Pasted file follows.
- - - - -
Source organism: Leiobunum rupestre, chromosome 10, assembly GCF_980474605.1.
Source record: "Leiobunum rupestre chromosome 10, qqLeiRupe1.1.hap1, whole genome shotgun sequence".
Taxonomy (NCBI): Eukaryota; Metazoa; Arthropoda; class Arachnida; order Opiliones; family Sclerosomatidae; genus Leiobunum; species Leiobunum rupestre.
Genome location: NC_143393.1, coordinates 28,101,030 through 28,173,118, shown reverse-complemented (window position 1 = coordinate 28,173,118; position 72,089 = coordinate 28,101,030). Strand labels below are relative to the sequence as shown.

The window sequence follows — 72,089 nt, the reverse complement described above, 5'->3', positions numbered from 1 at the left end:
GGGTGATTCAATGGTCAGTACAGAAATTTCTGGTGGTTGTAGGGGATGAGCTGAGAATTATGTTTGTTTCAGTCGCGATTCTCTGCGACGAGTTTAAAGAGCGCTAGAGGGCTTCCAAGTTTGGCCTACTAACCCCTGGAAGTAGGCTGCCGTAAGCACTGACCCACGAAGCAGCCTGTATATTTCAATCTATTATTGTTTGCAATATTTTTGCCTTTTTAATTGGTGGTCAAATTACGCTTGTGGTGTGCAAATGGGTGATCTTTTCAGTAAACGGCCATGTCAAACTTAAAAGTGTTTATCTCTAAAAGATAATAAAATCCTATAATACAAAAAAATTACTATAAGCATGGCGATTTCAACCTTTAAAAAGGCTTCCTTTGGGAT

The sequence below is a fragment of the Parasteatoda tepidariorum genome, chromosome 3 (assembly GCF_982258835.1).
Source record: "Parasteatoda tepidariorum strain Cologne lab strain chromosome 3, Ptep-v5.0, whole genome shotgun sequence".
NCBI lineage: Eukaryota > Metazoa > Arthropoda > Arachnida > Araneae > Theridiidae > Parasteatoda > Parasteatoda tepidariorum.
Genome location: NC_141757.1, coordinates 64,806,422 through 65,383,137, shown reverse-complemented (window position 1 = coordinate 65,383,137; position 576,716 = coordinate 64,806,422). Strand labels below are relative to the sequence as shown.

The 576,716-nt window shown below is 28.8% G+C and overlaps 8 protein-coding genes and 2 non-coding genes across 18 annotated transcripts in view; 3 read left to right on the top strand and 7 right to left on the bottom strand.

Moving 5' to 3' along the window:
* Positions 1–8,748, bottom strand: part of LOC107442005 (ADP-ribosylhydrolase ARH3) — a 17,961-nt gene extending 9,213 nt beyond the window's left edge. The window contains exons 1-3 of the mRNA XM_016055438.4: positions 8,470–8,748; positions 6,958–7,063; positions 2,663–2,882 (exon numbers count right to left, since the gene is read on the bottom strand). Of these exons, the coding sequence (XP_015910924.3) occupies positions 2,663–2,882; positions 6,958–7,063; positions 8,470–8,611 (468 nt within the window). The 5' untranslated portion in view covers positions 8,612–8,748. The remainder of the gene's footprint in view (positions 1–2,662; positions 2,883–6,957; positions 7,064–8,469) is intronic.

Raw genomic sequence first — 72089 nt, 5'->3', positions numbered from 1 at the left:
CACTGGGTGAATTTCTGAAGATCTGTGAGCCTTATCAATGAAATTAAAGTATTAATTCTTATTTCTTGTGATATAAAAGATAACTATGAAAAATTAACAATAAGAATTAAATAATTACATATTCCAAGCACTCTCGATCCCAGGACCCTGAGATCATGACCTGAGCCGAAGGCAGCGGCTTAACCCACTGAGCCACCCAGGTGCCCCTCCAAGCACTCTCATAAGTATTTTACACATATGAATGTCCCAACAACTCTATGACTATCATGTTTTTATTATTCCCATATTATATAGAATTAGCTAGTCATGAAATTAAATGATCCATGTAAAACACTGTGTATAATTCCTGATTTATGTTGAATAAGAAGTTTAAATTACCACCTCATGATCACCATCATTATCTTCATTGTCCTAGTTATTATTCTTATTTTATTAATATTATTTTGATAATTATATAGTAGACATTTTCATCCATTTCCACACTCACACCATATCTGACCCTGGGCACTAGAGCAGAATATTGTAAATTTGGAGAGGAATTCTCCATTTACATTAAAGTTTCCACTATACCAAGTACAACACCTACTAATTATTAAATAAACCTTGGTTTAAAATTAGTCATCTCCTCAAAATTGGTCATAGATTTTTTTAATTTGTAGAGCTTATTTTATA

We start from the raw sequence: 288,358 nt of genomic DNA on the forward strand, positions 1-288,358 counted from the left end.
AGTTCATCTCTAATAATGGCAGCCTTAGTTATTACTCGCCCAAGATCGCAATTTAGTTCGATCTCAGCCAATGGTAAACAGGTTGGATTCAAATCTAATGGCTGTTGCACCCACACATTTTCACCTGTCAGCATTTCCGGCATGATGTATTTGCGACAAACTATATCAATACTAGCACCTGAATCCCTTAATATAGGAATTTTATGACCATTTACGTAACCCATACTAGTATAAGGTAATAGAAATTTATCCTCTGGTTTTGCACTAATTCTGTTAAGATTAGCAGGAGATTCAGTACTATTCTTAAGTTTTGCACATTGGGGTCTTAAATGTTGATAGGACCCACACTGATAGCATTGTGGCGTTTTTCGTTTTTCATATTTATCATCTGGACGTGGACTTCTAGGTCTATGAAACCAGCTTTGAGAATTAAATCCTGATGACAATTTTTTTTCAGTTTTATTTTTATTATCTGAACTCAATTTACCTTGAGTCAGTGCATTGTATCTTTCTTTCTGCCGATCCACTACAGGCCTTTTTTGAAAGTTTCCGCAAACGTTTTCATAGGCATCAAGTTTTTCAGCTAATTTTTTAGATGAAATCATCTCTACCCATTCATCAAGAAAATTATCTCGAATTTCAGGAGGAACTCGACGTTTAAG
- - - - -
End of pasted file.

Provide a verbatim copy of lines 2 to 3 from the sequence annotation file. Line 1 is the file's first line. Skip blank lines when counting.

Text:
Source record: "Leiobunum rupestre chromosome 10, qqLeiRupe1.1.hap1, whole genome shotgun sequence".
Taxonomy (NCBI): Eukaryota; Metazoa; Arthropoda; class Arachnida; order Opiliones; family Sclerosomatidae; genus Leiobunum; species Leiobunum rupestre.